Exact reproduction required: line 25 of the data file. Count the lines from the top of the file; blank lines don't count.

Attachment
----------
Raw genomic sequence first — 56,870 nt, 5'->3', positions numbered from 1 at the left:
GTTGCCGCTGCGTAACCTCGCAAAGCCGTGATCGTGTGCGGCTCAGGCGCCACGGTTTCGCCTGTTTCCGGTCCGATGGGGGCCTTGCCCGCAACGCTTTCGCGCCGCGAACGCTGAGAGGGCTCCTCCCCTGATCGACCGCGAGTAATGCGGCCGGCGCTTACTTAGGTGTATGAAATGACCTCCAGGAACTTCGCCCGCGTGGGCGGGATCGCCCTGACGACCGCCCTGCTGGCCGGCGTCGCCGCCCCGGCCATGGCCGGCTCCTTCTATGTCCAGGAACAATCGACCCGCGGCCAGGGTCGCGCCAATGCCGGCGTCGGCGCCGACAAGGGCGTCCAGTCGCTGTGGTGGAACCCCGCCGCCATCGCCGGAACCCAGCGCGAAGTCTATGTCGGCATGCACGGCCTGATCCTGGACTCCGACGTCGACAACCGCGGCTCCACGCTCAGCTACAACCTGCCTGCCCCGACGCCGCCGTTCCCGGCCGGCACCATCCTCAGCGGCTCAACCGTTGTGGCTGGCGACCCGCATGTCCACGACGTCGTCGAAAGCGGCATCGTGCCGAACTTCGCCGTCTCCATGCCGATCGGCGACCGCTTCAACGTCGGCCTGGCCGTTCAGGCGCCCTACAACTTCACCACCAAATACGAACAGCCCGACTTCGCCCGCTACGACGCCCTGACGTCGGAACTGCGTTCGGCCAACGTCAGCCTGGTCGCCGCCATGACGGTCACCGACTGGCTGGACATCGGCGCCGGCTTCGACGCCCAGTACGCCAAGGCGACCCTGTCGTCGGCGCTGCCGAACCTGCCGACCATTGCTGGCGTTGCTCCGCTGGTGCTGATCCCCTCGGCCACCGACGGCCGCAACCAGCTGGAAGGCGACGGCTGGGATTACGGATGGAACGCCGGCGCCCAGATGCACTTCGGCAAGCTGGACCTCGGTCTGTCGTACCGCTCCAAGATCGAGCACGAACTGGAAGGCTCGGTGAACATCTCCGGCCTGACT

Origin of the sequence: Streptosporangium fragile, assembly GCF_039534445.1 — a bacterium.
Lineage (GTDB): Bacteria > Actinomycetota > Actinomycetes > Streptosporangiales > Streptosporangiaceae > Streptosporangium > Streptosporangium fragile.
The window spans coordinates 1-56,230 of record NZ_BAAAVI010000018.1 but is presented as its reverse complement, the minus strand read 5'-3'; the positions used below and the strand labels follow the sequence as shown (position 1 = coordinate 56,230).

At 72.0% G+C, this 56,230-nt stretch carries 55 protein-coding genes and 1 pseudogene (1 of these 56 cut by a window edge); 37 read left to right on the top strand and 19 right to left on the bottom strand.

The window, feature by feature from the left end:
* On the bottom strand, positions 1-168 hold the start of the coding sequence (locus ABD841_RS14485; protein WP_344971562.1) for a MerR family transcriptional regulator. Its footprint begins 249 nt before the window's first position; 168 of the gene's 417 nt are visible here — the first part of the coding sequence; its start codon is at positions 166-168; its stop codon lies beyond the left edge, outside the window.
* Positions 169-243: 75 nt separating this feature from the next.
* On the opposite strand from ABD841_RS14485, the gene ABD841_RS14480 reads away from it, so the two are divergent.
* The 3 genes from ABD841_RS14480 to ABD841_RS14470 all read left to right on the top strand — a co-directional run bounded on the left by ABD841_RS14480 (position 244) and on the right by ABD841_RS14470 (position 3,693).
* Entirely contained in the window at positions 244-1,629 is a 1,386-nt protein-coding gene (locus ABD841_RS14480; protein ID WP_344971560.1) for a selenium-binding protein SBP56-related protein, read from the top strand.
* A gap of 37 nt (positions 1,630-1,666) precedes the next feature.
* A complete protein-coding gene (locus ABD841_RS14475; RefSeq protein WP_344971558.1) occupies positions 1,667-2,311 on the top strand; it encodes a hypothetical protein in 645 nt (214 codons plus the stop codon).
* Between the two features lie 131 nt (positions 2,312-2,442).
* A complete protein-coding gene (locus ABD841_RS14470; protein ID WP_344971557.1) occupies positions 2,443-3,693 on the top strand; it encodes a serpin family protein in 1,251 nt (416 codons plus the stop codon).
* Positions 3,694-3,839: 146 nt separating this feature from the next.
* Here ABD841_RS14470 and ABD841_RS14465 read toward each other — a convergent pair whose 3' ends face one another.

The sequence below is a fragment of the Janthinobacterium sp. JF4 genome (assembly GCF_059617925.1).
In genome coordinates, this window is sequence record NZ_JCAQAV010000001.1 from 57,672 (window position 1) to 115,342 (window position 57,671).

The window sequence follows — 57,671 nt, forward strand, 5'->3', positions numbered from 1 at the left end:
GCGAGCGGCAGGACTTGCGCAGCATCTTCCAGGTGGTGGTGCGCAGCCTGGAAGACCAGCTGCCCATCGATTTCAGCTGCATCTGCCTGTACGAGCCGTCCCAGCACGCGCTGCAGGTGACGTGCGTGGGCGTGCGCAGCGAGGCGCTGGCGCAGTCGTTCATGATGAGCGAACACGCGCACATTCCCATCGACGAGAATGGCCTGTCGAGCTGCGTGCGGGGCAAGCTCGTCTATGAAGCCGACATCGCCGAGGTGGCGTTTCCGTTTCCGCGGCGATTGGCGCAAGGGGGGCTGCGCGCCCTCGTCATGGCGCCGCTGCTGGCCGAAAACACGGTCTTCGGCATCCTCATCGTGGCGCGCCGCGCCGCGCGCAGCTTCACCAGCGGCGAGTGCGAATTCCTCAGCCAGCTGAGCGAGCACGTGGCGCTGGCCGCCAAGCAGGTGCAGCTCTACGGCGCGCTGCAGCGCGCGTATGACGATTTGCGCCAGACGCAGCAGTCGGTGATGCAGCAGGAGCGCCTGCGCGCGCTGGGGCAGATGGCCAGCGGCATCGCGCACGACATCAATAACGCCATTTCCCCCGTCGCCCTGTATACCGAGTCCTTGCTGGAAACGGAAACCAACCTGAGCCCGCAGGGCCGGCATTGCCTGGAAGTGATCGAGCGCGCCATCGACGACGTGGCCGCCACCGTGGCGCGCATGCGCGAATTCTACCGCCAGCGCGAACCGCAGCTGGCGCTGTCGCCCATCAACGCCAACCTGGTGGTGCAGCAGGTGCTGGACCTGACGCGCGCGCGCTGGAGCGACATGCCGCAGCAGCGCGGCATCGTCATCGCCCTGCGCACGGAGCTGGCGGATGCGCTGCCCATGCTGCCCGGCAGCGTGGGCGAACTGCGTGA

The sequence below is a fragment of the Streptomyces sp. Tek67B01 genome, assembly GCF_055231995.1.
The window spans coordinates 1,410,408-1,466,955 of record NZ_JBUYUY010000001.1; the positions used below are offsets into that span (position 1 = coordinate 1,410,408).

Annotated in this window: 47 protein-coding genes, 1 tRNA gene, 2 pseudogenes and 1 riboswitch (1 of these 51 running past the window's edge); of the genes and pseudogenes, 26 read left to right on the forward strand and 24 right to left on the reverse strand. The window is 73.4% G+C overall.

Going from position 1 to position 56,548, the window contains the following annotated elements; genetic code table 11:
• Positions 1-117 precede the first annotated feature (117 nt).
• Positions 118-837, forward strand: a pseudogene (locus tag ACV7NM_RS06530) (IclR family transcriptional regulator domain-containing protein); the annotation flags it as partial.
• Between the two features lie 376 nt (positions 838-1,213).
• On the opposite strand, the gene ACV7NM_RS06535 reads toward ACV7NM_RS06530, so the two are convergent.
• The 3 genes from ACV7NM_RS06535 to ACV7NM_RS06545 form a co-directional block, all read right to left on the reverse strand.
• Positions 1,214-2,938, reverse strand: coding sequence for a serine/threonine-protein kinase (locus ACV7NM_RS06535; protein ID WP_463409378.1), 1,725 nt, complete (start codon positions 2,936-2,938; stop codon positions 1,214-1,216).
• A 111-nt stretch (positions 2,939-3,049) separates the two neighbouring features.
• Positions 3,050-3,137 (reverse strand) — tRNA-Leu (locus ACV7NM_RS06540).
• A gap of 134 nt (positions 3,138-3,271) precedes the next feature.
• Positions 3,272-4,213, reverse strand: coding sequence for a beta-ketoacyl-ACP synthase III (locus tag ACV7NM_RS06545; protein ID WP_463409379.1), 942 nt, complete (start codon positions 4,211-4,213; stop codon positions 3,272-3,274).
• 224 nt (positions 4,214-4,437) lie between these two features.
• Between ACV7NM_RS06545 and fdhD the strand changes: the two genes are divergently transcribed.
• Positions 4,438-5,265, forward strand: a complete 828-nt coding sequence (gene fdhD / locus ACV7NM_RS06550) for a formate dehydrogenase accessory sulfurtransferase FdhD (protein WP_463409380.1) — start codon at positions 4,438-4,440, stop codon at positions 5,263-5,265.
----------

Annotated in this window: 47 protein-coding genes, 1 tRNA gene, 2 pseudogenes and 1 riboswitch (1 of these 51 running past the window's edge); of the genes and pseudogenes, 26 read left to right on the forward strand and 24 right to left on the reverse strand. The window is 73.4% G+C overall.